The authors are grateful to Council for Scientific and Industrial Research (CSIR) Forestry and Forest Products Research Centre, Durban for the facility to upscale levulinic acid production from depithed sugarcane bagasse.

Conflicts of Interest

The authors declare no conflict of interest.


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Figure 1. GVL production from LA derived from DSB.
Figure 1. GVL production from LA derived from DSB.
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Figure 2. GVL parity plot that compares the predicted GVL yield with experimental GVL yield.
Figure 2. GVL parity plot that compares the predicted GVL yield with experimental GVL yield.
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Figure 3. GVL pareto chart of the model terms which illustrate the terms that have more effect on the GVL yield. Investigated model terms are temperature (A), time (B), and catalyst loading (C).
Figure 3. GVL pareto chart of the model terms which illustrate the terms that have more effect on the GVL yield. Investigated model terms are temperature (A), time (B), and catalyst loading (C).
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Figure 4. Response surface and contour plots for the interaction of the investigated factors: (a) temperature vs. time; (b) catalyst loading vs. time; (c) catalyst loading vs. temperature.
Figure 4. Response surface and contour plots for the interaction of the investigated factors: (a) temperature vs. time; (b) catalyst loading vs. time; (c) catalyst loading vs. temperature.
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Figure 5. Effect of catalysts on GVL production from LA.
Figure 5. Effect of catalysts on GVL production from LA.
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Figure 6. Effect of solvents on the GVL production from commercial LA.
Figure 6. Effect of solvents on the GVL production from commercial LA.
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Figure 7. The process of GVL production from sugarcane bagasse.
Figure 7. The process of GVL production from sugarcane bagasse.
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Table 1. Investigated levels for the three parameters: temperature, time, and catalyst loading using BBD.
Table 1. Investigated levels for the three parameters: temperature, time, and catalyst loading using BBD.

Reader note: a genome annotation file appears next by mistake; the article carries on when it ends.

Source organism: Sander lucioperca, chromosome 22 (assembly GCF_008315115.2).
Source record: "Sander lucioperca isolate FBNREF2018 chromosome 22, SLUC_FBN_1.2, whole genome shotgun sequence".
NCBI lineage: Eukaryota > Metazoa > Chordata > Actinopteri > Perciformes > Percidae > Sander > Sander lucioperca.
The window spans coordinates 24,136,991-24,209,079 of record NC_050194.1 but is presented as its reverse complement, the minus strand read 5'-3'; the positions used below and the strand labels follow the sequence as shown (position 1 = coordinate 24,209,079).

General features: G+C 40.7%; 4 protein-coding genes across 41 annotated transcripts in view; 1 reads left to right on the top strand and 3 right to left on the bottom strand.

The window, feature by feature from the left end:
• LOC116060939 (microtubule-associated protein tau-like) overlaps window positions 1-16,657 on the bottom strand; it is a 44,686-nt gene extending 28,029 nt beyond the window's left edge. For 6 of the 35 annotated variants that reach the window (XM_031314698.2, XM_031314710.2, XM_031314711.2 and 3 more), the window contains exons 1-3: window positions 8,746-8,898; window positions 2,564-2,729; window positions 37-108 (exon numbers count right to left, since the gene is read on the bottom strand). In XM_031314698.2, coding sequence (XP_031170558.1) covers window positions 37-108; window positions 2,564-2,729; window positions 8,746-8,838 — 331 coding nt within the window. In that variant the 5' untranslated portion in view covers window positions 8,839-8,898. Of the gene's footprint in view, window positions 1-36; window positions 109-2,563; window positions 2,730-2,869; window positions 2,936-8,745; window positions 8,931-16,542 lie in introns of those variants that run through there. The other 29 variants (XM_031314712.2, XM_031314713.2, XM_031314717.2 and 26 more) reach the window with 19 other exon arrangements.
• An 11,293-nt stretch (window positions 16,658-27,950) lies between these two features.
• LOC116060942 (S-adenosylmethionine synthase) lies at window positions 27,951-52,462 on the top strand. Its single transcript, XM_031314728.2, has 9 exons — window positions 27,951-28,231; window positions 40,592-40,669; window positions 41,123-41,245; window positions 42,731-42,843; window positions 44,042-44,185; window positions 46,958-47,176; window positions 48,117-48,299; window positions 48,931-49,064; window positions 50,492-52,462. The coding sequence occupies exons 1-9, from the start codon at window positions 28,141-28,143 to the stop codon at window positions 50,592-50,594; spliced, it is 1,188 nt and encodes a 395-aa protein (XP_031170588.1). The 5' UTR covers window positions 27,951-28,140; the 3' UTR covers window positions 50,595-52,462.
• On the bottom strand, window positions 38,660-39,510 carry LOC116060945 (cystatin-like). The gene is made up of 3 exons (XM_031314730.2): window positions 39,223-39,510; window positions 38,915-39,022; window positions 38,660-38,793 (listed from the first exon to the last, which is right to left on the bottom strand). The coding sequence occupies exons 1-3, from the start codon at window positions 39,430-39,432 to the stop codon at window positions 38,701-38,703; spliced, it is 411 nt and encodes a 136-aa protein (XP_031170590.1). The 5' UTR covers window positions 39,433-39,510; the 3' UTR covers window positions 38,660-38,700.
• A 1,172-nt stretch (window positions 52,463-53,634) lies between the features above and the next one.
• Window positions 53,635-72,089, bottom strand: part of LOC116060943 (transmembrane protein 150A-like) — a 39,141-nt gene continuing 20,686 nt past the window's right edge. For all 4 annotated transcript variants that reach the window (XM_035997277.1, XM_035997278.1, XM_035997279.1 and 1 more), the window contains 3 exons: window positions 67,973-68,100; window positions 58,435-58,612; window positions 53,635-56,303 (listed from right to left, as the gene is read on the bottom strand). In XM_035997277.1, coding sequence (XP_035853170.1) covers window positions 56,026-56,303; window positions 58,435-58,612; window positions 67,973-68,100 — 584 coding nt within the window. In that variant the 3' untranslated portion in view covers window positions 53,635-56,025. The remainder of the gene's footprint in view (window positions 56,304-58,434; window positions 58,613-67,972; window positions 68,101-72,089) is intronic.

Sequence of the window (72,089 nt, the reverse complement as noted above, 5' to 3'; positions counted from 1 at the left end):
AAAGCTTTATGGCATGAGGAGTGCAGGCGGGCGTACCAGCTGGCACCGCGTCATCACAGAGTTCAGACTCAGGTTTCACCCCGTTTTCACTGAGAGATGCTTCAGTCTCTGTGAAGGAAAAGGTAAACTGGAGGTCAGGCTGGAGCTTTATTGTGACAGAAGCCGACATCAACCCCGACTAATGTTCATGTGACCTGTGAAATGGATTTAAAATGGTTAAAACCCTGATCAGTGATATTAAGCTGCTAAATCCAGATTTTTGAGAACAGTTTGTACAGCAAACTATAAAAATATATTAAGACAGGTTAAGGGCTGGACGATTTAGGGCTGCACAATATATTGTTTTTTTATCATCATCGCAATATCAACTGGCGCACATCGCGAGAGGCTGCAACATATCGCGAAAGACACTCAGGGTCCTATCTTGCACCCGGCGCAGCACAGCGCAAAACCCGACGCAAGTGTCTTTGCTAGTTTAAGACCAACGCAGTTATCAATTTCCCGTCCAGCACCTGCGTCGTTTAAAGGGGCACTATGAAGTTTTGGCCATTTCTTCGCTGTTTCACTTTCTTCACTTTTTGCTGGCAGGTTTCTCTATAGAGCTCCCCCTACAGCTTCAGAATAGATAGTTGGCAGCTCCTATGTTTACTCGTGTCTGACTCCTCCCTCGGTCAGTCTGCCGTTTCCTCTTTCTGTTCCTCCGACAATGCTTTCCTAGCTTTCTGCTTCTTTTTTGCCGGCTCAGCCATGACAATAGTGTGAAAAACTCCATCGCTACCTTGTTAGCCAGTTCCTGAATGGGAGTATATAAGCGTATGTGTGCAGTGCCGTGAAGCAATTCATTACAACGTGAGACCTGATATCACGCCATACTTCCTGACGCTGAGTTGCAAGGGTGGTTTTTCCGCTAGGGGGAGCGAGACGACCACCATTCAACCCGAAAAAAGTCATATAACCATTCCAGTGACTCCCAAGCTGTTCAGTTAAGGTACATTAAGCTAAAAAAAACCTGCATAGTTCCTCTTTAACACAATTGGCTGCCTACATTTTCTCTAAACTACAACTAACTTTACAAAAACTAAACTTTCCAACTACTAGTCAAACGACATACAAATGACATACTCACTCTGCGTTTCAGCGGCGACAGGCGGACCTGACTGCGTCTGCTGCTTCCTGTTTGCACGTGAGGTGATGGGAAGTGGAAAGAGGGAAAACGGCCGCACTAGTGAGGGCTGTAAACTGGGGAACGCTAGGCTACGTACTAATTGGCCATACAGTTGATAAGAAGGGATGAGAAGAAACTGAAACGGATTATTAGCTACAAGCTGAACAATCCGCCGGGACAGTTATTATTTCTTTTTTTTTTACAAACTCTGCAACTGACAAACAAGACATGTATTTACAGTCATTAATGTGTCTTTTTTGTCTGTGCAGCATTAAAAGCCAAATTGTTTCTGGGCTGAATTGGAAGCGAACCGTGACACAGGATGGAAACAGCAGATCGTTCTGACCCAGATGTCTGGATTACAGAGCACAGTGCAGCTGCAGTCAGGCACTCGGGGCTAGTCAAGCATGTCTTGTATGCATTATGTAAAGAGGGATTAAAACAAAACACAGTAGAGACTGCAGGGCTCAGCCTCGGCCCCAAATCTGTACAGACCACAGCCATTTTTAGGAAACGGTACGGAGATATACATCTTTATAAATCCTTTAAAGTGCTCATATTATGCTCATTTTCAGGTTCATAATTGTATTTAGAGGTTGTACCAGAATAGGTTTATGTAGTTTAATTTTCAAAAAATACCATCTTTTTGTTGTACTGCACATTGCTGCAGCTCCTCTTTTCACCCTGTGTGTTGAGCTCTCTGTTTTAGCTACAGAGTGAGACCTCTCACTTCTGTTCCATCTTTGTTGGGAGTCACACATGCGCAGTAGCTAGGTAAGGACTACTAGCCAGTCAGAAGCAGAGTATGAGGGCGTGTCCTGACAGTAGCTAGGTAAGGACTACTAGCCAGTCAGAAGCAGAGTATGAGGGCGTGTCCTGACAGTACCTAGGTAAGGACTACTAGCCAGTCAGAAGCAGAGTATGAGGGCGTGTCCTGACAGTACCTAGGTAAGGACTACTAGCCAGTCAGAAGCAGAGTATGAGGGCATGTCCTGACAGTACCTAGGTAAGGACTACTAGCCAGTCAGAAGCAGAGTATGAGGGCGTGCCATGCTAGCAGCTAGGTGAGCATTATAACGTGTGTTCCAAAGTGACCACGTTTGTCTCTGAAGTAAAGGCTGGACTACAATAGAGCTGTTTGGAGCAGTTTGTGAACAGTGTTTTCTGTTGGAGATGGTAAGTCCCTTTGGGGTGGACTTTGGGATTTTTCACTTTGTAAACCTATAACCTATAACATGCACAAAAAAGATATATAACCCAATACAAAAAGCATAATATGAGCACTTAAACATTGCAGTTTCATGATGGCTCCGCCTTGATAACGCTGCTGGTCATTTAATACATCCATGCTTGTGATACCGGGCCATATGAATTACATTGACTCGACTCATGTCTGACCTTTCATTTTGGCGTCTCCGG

FactorsRange and Level
Time (h)2610
Temperature (°C)25112.5200
Catalyst loading (g)0.52.755
Table 2. Investigated reaction parameters with responses for GVL, LA conversions, and GVL selectivity.
Table 2. Investigated reaction parameters with responses for GVL, LA conversions, and GVL selectivity.
RunFactor 1Factor 2Factor 3ResponseLA Conversion (%)GVL Selectivity (%) (SGVL)
A: Time (h)B: Temperature (°C)C: Catalyst Loading (g)GVL (%) (YGVL)
Table 3. ANOVA for the response surface quadratic model for GVL production as a function of time (A), temperature (B), and catalyst loading (C).
Table 3. ANOVA for the response surface quadratic model for GVL production as a function of time (A), temperature (B), and catalyst loading (C).
SourceSum of Squaresdf *Mean SquareF-Valuep-Value
GVL (R2 = 0.9998)
Lack of fit0.363530.12121.570.3277
Pure error0.308040.0770
Cor total3786.3616
* Degrees of freedom.
Table 4. Reactor size.
Table 4. Reactor size.
Reactor Size
Volume (L)MsOH (g)MsOH Catalyst (Kg)Catalyst Cost (USD)
Table 5. Amount of catalyst needed.
Table 5. Amount of catalyst needed.
Amount of Catalyst Needed
Mass Feed/BatchCatalyst (kg)Cost (USD)Reactor Size (L)
Table 6. Comprehensive capital expenditure.
Table 6. Comprehensive capital expenditure.
Reactor Capacity (L)Feedstock Reactor Volume (L)MsOH Catalyst Feed (kg per Batch)Residence Time in Reactor (min ×103)Residence Time in 1 BatchNumber of Rotational Stirring in 1 hNumber of Passes to Get 10 minMPI Cost for 7 h Residence TimeMPI Cost for 2 h Residence TimeMPI Cost for 1 h Residence Time
502.35106000.2352.353.0ZAR 145.957ZAR 29.191ZAR 14.596
502.351006.0000.0240.2429.8ZAR 1 459.574ZAR 291.915ZAR 145.957
502.3516710.0000.0140.1449.6ZAR 2 432.624ZAR 486.525ZAR 243.262
502.3530018.0000.0080.0889.4ZAR 4 378.723ZAR 875.745ZAR 437.872
502.3565839.4800.0040.04196.0ZAR 9 604.000ZAR 1 920.800ZAR 960.400
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Mthembu, L.D.; Gupta, R.; Dziike, F.; Lokhat, D.; Deenadayalu, N. Conversion of Biomass-Derived Levulinic Acid into γ-Valerolactone Using Methanesulfonic Acid: An Optimization Study Using Response Surface Methodology. Fermentation 2023, 9, 288.

AMA Style

Mthembu LD, Gupta R, Dziike F, Lokhat D, Deenadayalu N. Conversion of Biomass-Derived Levulinic Acid into γ-Valerolactone Using Methanesulfonic Acid: An Optimization Study Using Response Surface Methodology. Fermentation. 2023; 9(3):288.

Chicago/Turabian Style

Mthembu, Lethiwe Debra, Rishi Gupta, Farai Dziike, David Lokhat, and Nirmala Deenadayalu. 2023. "Conversion of Biomass-Derived Levulinic Acid into γ-Valerolactone Using Methanesulfonic Acid: An Optimization Study Using Response Surface Methodology" Fermentation 9, no. 3: 288.